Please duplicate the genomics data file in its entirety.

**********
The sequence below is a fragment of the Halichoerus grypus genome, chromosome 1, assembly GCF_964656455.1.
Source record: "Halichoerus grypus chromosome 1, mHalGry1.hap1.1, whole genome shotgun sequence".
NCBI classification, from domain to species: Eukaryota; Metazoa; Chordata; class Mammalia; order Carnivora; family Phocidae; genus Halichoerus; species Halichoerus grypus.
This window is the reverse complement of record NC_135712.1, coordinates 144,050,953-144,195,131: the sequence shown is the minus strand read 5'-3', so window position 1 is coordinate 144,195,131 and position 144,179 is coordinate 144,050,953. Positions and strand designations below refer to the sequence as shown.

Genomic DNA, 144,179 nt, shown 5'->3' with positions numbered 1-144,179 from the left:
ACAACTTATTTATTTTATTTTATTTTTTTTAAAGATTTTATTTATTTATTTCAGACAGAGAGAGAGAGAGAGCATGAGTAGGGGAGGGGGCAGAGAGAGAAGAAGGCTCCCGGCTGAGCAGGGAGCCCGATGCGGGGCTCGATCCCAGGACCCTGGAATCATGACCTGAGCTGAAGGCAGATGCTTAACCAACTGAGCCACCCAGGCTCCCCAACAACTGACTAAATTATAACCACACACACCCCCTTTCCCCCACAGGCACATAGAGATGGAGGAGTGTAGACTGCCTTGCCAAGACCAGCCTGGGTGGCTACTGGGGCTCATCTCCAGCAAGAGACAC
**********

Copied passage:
The sequence below is a fragment of the Halichoerus grypus genome, chromosome 1, assembly GCF_964656455.1.
Source record: "Halichoerus grypus chromosome 1, mHalGry1.hap1.1, whole genome shotgun sequence".
NCBI classification, from domain to species: Eukaryota; Metazoa; Chordata; class Mammalia; order Carnivora; family Phocidae; genus Halichoerus; species Halichoerus grypus.
This window is the reverse complement of record NC_135712.1, coordinates 144,050,953-144,195,131: the sequence shown is the minus strand read 5'-3', so window position 1 is coordinate 144,195,131 and position 144,179 is coordinate 144,050,953. Positions and strand designations below refer to the sequence as shown.

Genomic DNA, 144,179 nt, shown 5'->3' with positions numbered 1-144,179 from the left:
ACAACTTATTTATTTTATTTTATTTTTTTTAAAGATTTTATTTATTTATTTCAGACAGAGAGAGAGAGAGAGCATGAGTAGGGGAGGGGGCAGAGAGAGAAGAAGGCTCCCGGCTGAGCAGGGAGCCCGATGCGGGGCTCGATCCCAGGACCCTGGAATCATGACCTGAGCTGAAGGCAGATGCTTAACCAACTGAGCCACCCAGGCTCCCCAACAACTGACTAAATTATAACCACACACACCCCCTTTCCCCCACAGGCACATAGAGATGGAGGAGTGTAGACTGCCTTGCCAAGACCAGCCTGGGTGGCTACTGGGGCTCATCTCCAGCAAGAGACAC